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For an Evening With the ‘Real’ Debbie Gibson

When I was six years old I was obsessed with two things: New Kids on the Block (NKOTB) and Debbie Gibson. It was the eighties and they were all the rage.  I had everything NKOTB: curtains, stickers, and of course the big button that doubled as a picture frame. I even tried to teach my baby brother all of their names.

As for Debbie Gibson, my affinity for her began because my older cousin adored her. Actually, adore is too mild of a word. She worshipped Ms. Gibson and still does to this day. Since I always wanted to be like this cousin, I believe I loved Debbie Gibson music even more because it was something we shared.

This is how I ended up going to see the current Debbie Gibson tour, which Tiffany (yes that Tiffany) is opening for. Tiffany was a popular mall touring teen that mostly sang other people’s hits. Her most famous was a version of “I Think We’re Alone Now”.  I still love that song, it’s too catchy not to want to sing out loud when I hear it on my iPod.

The concert had an unusual approach in that both artists came out together singing “Sister’s Are Doing It For Themselves”.  They were strong and united. They sang another song or two before Debbie Gibson stepped away to allow Tiffany some alone time on stage. Before Tiffany sang her infamous tune (my favorite), she also belted out some other standards such as: “I Love Rock N' Roll” and “Sweet Child of Mine”. Tiffany channeled her inner Cher even having a costume change during her set. She sang for about an hour ending with her newest material.  I was pleasantly surprised how good Tiffany was. I wasn’t expecting much but she was confident and having fun with the music that made the crowd go nuts.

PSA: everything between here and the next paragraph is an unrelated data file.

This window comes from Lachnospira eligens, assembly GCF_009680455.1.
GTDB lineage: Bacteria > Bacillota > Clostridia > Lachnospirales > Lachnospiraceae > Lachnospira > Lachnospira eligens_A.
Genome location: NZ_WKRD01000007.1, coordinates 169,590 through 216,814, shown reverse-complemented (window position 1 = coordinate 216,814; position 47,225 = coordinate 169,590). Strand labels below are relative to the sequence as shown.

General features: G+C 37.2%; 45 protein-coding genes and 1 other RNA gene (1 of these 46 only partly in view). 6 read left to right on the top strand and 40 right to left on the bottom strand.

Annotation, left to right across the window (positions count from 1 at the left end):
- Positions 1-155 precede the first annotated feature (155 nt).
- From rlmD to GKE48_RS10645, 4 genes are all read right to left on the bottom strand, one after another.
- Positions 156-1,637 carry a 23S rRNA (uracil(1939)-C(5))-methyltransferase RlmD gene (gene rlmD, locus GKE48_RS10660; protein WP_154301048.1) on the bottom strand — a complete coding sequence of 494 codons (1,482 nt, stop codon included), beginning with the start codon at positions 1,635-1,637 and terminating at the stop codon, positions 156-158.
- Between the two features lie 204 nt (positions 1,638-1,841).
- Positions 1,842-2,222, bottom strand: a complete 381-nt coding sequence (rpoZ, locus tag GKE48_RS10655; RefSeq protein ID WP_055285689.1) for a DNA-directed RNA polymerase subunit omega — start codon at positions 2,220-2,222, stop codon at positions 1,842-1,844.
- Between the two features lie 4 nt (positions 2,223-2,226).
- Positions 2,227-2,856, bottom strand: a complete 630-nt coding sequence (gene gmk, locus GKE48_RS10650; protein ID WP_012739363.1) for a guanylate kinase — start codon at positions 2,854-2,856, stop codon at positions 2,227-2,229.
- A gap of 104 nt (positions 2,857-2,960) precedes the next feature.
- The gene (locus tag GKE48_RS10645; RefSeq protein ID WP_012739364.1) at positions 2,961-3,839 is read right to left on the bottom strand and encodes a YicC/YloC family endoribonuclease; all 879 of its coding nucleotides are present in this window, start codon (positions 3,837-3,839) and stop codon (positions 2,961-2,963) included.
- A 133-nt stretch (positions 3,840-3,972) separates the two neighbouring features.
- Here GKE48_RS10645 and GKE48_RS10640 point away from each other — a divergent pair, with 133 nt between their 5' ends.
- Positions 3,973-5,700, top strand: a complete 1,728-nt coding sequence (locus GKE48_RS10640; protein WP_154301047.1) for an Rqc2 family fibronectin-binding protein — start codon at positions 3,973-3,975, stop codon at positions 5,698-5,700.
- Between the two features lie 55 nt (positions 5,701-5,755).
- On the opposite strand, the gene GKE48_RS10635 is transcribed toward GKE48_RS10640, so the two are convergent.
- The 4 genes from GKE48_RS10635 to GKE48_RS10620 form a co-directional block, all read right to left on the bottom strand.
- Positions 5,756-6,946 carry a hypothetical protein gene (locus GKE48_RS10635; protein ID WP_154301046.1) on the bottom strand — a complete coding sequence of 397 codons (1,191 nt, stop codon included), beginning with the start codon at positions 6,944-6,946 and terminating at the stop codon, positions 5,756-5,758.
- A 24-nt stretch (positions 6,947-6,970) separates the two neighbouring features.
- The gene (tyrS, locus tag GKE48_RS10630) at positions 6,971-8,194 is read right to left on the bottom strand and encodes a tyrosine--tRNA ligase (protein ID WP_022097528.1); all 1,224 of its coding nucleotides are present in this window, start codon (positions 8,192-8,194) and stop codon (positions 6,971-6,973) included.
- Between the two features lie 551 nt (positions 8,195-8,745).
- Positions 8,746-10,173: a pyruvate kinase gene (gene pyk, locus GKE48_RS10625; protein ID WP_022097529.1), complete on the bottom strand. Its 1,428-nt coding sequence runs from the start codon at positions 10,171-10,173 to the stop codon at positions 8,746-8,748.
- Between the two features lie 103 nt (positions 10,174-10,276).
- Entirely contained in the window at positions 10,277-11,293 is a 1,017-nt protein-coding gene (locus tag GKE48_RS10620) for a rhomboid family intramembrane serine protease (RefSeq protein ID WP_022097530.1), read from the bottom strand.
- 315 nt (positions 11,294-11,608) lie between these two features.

Then finally our headliner was back. She was scantily clad in a hot pink top and low-rise skinny jeans. Actually that was the most clothes she had on all night.  God bless her, she had the tiniest, tightest body I have ever seen, particularly for a woman over forty. However, I think some of it was a bit much like during somber Broadway numbers.  It was a nice surprise when her original back-up dancers appeared using choreography from her videos. Some of the classics we heard were: “Shake Your Love”, “Electric Youth”, “Out of the Blue”, “Only in my Dreams”, and THE BEST SONG EVER- “Lost in Your Eyes”.  There was even an eighties medley with clips of songs by Michael Jackson, NKOTB, and Janet Jackson. Her voice and performance stamina was unparalleled. Debbie’s energy and love for her fans made it feel like it was twenty years ago, except we were all a bit older. It was a total time warp but in the best possible way.

Tiffany and Debbie closed out the show together with a final song, “Don't Stop Believin”.

The concert was at Westbury Music Fair and I have to say this might be my least favorite of venues. At first glance, it is a relatively intimate theater, which is appealing. But I HATE that the stage is tiny and rotates. Rotating would be good except that you don’t know where it will start and how long it will take to go around. So you can’t use the seating chart to pick a seat you know will be good. In this drive for equality, what you actually get instead is a lot of looking at the backs of singer’s heads, which takes away from the fun. The stage also doesn’t appear to be built for a real concert. The small stature is taken up by the band, equipment, and especially if there are back up dancers. I felt like at any moment one of Debbie Gibson’s dancers were going to knock her right off the stage. They had so much heart and were having so much fun I would have loved to have seen what kind of a show they could have produced at a larger location.

A couple of years ago I was cleaning and found something rather astonishing. It was a yellow crumbled up piece of paper with a scribbled name on it. Then it hit me. It was signed “Debbie Gibson”.  In a flash I was six years old again and I remember my cousin giving it to me telling me the real singer had signed it just for me. At that young age, the person I idolized as my big sister was handing me this treasure. I was in awe, not questioning anything. After all, she had been to Debbie Gibson concerts and at that time I had not. Now thinking about this paper as an adult it was both hysterical and sentimental.
Considering how my life has changed and that I spend a large portion of my life meeting real stars, I am just realizing that was the starting point. The feeling of luck and happiness with my prize is what I still feel to this day when I get an autograph. So I guess it takes a fake Debbie Gibson to create a real Queen.

This concert was a magical night spent with not one, but two Debbie Gibsons.  It was a rare and memorable time that sealed a childhood passion that I was lucky enough to relive as an adult.

To catch Tiffany and Debbie Gibson at a city near you:


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